A young man in southern Kazakhstan has committed suicide by setting himself alight in a gesture intended to draw attention to what he said was the injustice he has suffered at the hands of the police.
The desperate act bears echoes of a similar self-immolation by a street vendor in Tunisia in 2010, which sparked a wave of protests that led to the toppling of that country’s long-term president.
Yerlan Bektibayev, 20, set himself on fire on October 24 in front of the local headquarters of the ruling Nur Otan party in Taraz. The town was the center of much official coverage earlier this month, when it hosted celebrations to mark what Kazakhstan’s authorities say was the 550th anniversary of Kazakh statehood. Those festivities were designed in part to help shore up support for President Nursultan Nazarbayev.
“I have come here because I hope Nur Otan will help me,” Bektibayev said in a video later posted on YouTube. The footage then shows Bektibayev setting himself on fire before running while screaming with pain into the Nur Otan building.
Police said on October 26 that they had arrested people they suspect filmed the video, but did not specify on what charges. The person filming appears directly complicit in Bektibayev's self-immolation and makes no evident effort to aid the young man once he has followed through on the act.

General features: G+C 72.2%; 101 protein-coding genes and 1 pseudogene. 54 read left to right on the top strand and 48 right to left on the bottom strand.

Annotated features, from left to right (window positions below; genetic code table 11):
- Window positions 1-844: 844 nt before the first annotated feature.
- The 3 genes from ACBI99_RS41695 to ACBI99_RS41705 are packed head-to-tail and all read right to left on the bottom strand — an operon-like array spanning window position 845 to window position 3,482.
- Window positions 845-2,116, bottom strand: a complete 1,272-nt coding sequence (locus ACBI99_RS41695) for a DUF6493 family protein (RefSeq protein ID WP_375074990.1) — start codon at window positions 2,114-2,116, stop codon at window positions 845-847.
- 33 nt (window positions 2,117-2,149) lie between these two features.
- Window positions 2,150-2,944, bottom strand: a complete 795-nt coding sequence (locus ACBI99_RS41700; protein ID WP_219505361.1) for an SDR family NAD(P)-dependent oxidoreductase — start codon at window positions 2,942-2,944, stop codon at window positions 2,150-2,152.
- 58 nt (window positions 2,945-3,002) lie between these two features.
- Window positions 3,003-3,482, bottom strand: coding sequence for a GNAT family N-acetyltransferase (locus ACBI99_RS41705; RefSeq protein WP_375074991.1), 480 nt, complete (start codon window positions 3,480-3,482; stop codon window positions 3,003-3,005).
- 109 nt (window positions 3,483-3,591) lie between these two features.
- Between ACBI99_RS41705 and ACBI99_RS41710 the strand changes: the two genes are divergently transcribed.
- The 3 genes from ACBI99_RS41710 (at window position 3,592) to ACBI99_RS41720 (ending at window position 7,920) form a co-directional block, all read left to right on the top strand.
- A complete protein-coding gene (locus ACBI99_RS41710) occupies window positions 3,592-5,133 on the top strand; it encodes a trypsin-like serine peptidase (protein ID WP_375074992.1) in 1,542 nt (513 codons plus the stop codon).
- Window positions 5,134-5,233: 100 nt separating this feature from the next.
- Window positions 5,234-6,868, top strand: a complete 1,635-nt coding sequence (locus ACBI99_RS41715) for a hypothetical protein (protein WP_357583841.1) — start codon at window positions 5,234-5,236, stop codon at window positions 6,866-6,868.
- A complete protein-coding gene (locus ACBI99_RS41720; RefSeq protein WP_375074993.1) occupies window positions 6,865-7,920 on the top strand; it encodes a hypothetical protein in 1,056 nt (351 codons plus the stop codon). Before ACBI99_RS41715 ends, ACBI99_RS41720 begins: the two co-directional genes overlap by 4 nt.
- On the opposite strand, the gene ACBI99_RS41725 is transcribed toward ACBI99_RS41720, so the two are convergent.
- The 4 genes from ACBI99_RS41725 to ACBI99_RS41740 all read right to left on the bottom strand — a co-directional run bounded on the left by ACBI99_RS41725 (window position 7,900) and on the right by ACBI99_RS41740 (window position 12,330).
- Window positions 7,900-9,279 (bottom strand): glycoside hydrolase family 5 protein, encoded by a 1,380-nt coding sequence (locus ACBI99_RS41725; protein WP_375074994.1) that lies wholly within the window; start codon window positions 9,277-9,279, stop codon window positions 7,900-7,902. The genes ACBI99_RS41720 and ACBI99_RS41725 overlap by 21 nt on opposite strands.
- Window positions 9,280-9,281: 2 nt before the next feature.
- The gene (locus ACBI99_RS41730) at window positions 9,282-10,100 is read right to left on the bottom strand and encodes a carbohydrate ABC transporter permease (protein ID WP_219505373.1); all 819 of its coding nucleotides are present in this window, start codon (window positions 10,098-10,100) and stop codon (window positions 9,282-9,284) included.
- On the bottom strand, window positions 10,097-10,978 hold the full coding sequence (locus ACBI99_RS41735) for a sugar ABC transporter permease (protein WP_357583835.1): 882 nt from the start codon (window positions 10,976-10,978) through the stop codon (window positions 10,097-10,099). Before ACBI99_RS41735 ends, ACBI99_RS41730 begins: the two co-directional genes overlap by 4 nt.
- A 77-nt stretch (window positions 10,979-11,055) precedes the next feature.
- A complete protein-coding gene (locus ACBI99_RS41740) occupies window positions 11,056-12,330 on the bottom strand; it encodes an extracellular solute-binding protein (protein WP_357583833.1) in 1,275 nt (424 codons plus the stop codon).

In the video, Bektibayev explained that he was going to commit suicide because of injustices he believed he had suffered at the hands of the police and judicial system. He had spent time in jail for a murder he did not commit and the police once planted marijuana on him, Bektibayev said.
“That is the reason I am going to kill myself,” Bektibayev said. “I am sick of life. I don’t want to live anymore.”
Bektibayev was rushed to hospital, but later died of his burns.
Nur Otan staff “provided rapid assistance to the victim in extinguishing the fire” and called an ambulance, Zhasulan Abdihalyk, a Taraz-based spokesman for Nur Otan, later wrote on his Facebook page.
Bektibayev had not sought any assistance from Nur Otan, which is led by Nazarbayev, prior to running into the building, Abdihalyk said.
He also said that the young man had previously been convicted of “serious crimes” and possession of narcotics.
Disturbing acts of self-harm has long been a last-resort form of protest in Kazakhstan, where avenues for legal recourse often remain closed to those that feel they have suffered an injustice.
In 2011, a group of inmates at a prison in central Kazakhstan collectively slashed their abdomens in demand for improved living conditions.